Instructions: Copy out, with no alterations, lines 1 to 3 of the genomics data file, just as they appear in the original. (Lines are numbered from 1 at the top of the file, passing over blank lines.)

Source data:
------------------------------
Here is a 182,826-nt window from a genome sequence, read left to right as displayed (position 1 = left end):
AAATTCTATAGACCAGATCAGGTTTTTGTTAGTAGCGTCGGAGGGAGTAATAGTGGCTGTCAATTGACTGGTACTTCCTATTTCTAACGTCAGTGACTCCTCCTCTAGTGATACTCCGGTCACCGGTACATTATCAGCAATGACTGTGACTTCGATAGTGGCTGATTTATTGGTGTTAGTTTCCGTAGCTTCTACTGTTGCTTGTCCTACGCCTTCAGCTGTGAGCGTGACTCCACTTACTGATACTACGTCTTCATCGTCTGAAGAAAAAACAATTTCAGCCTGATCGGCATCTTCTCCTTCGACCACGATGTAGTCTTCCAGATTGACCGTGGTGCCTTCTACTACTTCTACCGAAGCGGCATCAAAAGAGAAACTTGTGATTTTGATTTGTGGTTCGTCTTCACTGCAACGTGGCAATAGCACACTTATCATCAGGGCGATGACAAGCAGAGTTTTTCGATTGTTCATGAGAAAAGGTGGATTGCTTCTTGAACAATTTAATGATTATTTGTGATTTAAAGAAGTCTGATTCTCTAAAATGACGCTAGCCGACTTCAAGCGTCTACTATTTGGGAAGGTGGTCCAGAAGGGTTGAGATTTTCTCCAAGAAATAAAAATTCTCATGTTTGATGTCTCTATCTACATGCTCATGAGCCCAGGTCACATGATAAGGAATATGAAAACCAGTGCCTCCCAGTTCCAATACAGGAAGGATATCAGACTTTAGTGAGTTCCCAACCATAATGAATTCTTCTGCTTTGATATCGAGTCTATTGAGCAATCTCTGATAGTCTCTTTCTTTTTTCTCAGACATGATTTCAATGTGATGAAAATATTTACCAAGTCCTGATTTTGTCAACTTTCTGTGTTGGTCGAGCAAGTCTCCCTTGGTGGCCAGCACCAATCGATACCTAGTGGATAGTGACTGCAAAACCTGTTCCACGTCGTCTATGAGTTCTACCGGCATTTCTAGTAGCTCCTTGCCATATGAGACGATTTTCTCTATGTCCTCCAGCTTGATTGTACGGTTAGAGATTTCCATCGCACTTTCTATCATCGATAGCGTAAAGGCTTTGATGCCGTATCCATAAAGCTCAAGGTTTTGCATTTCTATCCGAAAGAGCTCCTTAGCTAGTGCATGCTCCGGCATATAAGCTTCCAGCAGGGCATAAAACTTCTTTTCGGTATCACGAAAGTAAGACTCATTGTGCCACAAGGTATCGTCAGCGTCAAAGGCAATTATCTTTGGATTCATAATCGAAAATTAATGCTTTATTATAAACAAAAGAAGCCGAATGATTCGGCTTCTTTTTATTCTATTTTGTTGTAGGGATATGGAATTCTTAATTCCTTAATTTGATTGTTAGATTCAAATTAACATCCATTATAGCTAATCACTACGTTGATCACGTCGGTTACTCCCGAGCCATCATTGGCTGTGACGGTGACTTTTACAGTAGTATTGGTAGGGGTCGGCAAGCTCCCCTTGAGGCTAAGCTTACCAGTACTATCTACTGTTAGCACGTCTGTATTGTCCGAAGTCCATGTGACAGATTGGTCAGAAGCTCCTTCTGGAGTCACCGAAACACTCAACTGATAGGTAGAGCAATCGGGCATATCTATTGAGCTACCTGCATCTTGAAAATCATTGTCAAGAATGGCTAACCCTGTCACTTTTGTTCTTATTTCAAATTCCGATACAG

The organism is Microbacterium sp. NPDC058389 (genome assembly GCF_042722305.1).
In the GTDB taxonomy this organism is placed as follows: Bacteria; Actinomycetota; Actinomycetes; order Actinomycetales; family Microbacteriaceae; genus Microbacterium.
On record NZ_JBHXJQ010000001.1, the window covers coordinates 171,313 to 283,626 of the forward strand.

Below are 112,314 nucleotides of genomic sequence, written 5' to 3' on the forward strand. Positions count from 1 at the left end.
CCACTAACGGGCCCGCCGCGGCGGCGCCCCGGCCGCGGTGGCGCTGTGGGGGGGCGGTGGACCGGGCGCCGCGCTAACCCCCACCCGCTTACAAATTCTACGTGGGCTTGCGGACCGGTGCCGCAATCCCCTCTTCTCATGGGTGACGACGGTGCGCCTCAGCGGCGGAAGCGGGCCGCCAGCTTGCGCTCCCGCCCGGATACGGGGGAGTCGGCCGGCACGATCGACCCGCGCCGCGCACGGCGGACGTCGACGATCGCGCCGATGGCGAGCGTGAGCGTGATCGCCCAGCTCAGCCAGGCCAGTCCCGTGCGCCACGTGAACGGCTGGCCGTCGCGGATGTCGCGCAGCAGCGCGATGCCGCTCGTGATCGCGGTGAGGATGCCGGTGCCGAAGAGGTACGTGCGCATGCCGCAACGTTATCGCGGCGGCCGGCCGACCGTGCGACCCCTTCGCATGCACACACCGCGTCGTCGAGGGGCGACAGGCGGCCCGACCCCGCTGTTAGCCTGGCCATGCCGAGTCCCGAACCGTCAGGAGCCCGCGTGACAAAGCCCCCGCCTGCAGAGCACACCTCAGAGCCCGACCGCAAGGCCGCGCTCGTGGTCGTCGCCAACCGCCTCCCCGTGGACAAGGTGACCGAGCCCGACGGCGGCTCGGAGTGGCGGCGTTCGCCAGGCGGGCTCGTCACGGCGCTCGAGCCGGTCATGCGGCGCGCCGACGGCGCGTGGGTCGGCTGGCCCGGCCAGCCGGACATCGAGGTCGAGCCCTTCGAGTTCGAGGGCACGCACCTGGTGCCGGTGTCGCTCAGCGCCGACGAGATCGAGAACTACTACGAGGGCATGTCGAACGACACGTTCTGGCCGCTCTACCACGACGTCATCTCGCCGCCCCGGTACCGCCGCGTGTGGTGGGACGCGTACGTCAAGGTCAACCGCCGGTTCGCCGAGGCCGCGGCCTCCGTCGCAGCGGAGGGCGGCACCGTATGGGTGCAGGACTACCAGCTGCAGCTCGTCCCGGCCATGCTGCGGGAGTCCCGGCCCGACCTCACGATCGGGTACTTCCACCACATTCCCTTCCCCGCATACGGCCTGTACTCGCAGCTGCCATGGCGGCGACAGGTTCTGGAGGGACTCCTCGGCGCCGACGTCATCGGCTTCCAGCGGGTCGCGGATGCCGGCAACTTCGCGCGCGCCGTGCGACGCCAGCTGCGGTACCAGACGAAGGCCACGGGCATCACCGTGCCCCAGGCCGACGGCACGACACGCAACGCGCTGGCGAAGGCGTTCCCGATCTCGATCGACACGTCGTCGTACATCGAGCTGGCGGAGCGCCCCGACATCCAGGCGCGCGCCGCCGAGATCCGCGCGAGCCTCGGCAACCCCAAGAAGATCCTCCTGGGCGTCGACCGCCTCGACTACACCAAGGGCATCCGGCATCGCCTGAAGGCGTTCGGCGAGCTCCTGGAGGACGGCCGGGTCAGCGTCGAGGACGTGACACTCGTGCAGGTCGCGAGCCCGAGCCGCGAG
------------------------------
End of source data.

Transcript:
Here is a 182,826-nt window from a genome sequence, read left to right as displayed (position 1 = left end):
AAATTCTATAGACCAGATCAGGTTTTTGTTAGTAGCGTCGGAGGGAGTAATAGTGGCTGTCAATTGACTGGTACTTCCTATTTCTAACGTCAGTGACTCCTCCTCTAGTGATACTCCGGTCACCGGTACATTATCAGCAATGACTGTGACTTCGATAGTGGCTGATTTATTGGTGTTAGTTTCCGTAGCTTCTACTGTTGCTTGTCCTACGCCTTCAGCTGTGAGCGTGACTCCACTTACTGATACTACGTCTTCATCGTCTGAAGAAAAAACAATTTCAGCCTGATCGGCATCTTCTCCTTCGACCACGATGTAGTCTTCCAGATTGACCGTGGTGCCTTCTACTACTTCTACCGAAGCGGCATCAAAAGAGAAACTTGTGATTTTGATTTGTGGTTCGTCTTCACTGCAACGTGGCAATAGCACACTTATCATCAGGGCGATGACAAGCAGAGTTTTTCGATTGTTCATGAGAAAAGGTGGATTGCTTCTTGAACAATTTAATGATTATTTGTGATTTAAAGAAGTCTGATTCTCTAAAATGACGCTAGCCGACTTCAAGCGTCTACTATTTGGGAAGGTGGTCCAGAAGGGTTGAGATTTTCTCCAAGAAATAAAAATTCTCATGTTTGATGTCTCTATCTACATGCTCATGAGCCCAGGTCACATGATAAGGAATATGAAAACCAGTGCCTCCCAGTTCCAATACAGGAAGGATATCAGACTTTAGTGAGTTCCCAACCATAATGAATTCTTCTGCTTTGATATCGAGTCTATTGAGCAATCTCTGATAGTCTCTTTCTTTTTTCTCAGACATGATTTCAATGTGATGAAAATATTTACCAAGTCCTGATTTTGTCAACTTTCTGTGTTGGTCGAGCAAGTCTCCCTTGGTGGCCAGCACCAATCGATACCTAGTGGATAGTGACTGCAAAACCTGTTCCACGTCGTCTATGAGTTCTACCGGCATTTCTAGTAGCTCCTTGCCATATGAGACGATTTTCTCTATGTCCTCCAGCTTGATTGTACGGTTAGAGATTTCCATCGCACTTTCTATCATCGATAGCGTAAAGGCTTTGATGCCGTATCCATAAAGCTCAAGGTTTTGCATTTCTATCCGAAAGAGCTCCTTAGCTAGTGCATGCTCCGGCATATAAGCTTCCAGCAGGGCATAAAACTTCTTTTCGGTATCACGAAAGTAAGACTCATTGTGCCACAAGGTATCGTCAGCGTCAAAGGCAATTATCTTTGGATTCATAATCGAAAATTAATGCTTTATTATAAACAAAAGAAGCCGAATGATTCGGCTTCTTTTTATTCTATTTTGTTGTAGGGATATGGAATTCTTAATTCCTTAATTTGATTGTTAGATTCAAATTAACATCCATTATAGCTAATCACTACGTTGATCACGTCGGTTACTCCCGAGCCATCATTGGCTGTGACGGTGACTTTTACAGTAGTATTGGTAGGGGTCGGCAAGCTCCCCTTGAGGCTAAGCTTACCAGTACTATCTACTGTTAGCACGTCTGTATTGTCCGAAGTCCATGTGACAGATTGGTCAGAAGCTCCTTCTGGAGTCACCGAAACACTCAACTGATAGGTAGAGCAATCGGGCATATCTATTGAGCTACCTGCATCTTGAAAATCATTGTCAAGAATGGCTAACCCTGTCACTTTTGTTCTTATTTCAAATTCCGATACAG

The organism is Microbacterium sp. NPDC058389 (genome assembly GCF_042722305.1).